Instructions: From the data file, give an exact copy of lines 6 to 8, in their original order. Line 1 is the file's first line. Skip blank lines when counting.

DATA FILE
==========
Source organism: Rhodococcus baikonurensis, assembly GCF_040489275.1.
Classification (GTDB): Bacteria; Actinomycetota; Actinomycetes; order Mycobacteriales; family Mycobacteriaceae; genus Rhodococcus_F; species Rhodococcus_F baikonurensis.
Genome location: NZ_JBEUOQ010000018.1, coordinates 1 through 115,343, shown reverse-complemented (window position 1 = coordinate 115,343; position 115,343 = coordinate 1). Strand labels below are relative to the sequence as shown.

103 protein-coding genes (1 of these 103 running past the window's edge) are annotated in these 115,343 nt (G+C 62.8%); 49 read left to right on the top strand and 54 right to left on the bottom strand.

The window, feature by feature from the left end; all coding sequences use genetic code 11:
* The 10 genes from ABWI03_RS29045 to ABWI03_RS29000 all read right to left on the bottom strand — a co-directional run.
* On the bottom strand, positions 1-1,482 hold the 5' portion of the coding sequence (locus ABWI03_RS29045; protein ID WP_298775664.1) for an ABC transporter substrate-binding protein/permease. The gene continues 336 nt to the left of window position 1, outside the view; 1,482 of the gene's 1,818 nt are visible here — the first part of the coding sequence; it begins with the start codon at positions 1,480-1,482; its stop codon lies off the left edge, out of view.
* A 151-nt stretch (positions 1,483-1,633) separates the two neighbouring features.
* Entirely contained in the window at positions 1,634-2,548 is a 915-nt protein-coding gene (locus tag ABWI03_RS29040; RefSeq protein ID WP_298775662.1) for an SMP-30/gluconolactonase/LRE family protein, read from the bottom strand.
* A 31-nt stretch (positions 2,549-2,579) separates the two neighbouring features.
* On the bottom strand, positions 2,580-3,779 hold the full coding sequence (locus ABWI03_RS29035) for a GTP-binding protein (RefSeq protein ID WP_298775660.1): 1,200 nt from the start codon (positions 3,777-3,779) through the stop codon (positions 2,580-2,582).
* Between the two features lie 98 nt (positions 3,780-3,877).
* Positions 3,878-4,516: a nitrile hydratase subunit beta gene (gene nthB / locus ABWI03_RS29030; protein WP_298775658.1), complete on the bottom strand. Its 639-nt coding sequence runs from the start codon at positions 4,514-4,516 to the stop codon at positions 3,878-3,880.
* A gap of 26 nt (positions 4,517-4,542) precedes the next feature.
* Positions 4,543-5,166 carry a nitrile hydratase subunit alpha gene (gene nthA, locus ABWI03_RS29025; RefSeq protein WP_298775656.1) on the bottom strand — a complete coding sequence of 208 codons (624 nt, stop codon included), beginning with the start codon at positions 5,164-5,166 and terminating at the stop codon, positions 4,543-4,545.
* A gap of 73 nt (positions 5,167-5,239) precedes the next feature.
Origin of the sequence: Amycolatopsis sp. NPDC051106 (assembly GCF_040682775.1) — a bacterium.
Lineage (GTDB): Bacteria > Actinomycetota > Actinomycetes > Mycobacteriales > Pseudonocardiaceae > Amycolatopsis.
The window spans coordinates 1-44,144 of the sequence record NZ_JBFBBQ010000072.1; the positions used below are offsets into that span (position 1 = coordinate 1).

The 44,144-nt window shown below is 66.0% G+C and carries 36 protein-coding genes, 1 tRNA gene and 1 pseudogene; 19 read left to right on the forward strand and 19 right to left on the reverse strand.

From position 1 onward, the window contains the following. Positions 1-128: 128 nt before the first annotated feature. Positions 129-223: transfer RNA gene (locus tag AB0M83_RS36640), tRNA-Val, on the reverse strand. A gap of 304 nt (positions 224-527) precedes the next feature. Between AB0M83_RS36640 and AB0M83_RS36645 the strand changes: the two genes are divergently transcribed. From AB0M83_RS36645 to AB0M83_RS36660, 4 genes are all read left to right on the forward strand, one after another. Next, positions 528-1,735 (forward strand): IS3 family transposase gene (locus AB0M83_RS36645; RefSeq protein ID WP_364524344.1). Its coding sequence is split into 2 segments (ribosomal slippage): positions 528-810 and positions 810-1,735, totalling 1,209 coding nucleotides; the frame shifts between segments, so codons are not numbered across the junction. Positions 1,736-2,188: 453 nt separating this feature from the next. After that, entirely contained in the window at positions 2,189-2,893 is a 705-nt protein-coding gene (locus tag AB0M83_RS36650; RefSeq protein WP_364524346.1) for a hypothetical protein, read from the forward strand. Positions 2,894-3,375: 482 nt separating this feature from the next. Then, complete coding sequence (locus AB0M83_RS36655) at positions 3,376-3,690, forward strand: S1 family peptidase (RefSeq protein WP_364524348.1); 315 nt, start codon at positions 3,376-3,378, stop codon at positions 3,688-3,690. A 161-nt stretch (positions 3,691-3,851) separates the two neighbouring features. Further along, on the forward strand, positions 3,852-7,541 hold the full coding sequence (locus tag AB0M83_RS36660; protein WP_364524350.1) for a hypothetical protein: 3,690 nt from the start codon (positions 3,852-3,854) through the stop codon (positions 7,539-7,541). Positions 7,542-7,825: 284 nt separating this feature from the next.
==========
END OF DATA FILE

* The 10 genes from ABWI03_RS29045 to ABWI03_RS29000 all read right to left on the bottom strand — a co-directional run.
* On the bottom strand, positions 1-1,482 hold the 5' portion of the coding sequence (locus ABWI03_RS29045; protein ID WP_298775664.1) for an ABC transporter substrate-binding protein/permease. The gene continues 336 nt to the left of window position 1, outside the view; 1,482 of the gene's 1,818 nt are visible here — the first part of the coding sequence; it begins with the start codon at positions 1,480-1,482; its stop codon lies off the left edge, out of view.
* A 151-nt stretch (positions 1,483-1,633) separates the two neighbouring features.